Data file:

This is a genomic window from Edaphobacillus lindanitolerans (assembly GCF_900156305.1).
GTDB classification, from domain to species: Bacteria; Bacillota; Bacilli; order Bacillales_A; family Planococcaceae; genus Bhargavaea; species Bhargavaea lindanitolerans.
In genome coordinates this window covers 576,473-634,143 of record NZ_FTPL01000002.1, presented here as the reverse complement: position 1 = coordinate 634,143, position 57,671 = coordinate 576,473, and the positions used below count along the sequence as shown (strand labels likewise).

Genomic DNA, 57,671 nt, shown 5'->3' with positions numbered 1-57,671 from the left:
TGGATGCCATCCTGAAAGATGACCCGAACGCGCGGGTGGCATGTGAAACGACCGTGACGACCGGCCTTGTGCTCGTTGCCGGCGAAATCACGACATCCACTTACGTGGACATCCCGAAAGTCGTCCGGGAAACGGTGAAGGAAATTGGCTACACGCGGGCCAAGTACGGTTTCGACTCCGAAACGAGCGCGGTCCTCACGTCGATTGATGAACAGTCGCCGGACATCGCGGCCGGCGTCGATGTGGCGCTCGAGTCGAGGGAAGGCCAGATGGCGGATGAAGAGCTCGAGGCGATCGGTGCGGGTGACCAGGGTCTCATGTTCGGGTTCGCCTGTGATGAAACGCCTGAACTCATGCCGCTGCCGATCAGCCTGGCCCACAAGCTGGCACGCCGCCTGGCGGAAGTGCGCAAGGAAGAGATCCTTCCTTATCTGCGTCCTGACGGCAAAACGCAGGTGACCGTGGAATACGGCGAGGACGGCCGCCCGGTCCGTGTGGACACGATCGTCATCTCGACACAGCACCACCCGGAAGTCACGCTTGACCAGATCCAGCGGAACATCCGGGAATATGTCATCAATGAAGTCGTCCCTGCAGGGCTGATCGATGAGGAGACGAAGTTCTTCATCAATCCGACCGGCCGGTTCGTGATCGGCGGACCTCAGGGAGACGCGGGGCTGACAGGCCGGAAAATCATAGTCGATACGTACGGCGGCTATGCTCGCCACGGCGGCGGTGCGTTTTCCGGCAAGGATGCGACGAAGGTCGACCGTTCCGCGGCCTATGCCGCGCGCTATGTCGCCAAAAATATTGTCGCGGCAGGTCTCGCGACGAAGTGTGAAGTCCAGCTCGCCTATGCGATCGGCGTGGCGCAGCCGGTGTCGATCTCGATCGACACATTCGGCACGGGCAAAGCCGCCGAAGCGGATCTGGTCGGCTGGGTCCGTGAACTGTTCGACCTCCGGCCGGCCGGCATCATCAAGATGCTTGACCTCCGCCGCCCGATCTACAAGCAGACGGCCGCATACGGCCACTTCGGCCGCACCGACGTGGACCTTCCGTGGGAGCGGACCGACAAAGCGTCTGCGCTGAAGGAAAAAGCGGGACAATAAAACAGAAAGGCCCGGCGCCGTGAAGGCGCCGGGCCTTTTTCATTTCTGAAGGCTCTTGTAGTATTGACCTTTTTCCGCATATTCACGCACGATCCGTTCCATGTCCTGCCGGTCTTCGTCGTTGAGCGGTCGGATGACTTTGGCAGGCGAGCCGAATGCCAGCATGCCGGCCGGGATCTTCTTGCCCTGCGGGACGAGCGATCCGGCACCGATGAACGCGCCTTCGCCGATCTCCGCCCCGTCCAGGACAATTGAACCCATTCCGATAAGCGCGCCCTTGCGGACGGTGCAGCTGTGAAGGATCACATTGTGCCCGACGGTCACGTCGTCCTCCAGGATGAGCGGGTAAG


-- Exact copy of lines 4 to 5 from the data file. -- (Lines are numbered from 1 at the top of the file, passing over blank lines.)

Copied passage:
Genomic DNA, 57,671 nt, shown 5'->3' with positions numbered 1-57,671 from the left:
TGGATGCCATCCTGAAAGATGACCCGAACGCGCGGGTGGCATGTGAAACGACCGTGACGACCGGCCTTGTGCTCGTTGCCGGCGAAATCACGACATCCACTTACGTGGACATCCCGAAAGTCGTCCGGGAAACGGTGAAGGAAATTGGCTACACGCGGGCCAAGTACGGTTTCGACTCCGAAACGAGCGCGGTCCTCACGTCGATTGATGAACAGTCGCCGGACATCGCGGCCGGCGTCGATGTGGCGCTCGAGTCGAGGGAAGGCCAGATGGCGGATGAAGAGCTCGAGGCGATCGGTGCGGGTGACCAGGGTCTCATGTTCGGGTTCGCCTGTGATGAAACGCCTGAACTCATGCCGCTGCCGATCAGCCTGGCCCACAAGCTGGCACGCCGCCTGGCGGAAGTGCGCAAGGAAGAGATCCTTCCTTATCTGCGTCCTGACGGCAAAACGCAGGTGACCGTGGAATACGGCGAGGACGGCCGCCCGGTCCGTGTGGACACGATCGTCATCTCGACACAGCACCACCCGGAAGTCACGCTTGACCAGATCCAGCGGAACATCCGGGAATATGTCATCAATGAAGTCGTCCCTGCAGGGCTGATCGATGAGGAGACGAAGTTCTTCATCAATCCGACCGGCCGGTTCGTGATCGGCGGACCTCAGGGAGACGCGGGGCTGACAGGCCGGAAAATCATAGTCGATACGTACGGCGGCTATGCTCGCCACGGCGGCGGTGCGTTTTCCGGCAAGGATGCGACGAAGGTCGACCGTTCCGCGGCCTATGCCGCGCGCTATGTCGCCAAAAATATTGTCGCGGCAGGTCTCGCGACGAAGTGTGAAGTCCAGCTCGCCTATGCGATCGGCGTGGCGCAGCCGGTGTCGATCTCGATCGACACATTCGGCACGGGCAAAGCCGCCGAAGCGGATCTGGTCGGCTGGGTCCGTGAACTGTTCGACCTCCGGCCGGCCGGCATCATCAAGATGCTTGACCTCCGCCGCCCGATCTACAAGCAGACGGCCGCATACGGCCACTTCGGCCGCACCGACGTGGACCTTCCGTGGGAGCGGACCGACAAAGCGTCTGCGCTGAAGGAAAAAGCGGGACAATAAAACAGAAAGGCCCGGCGCCGTGAAGGCGCCGGGCCTTTTTCATTTCTGAAGGCTCTTGTAGTATTGACCTTTTTCCGCATATTCACGCACGATCCGTTCCATGTCCTGCCGGTCTTCGTCGTTGAGCGGTCGGATGACTTTGGCAGGCGAGCCGAATGCCAGCATGCCGGCCGGGATCTTCTTGCCCTGCGGGACGAGCGATCCGGCACCGATGAACGCGCCTTCGCCGATCTCCGCCCCGTCCAGGACAATTGAACCCATTCCGATAAGCGCGCCCTTGCGGACGGTGCAGCTGTGAAGGATCACATTGTGCCCGACGGTCACGTCGTCCTCCAGGATGAGCGGGTAAG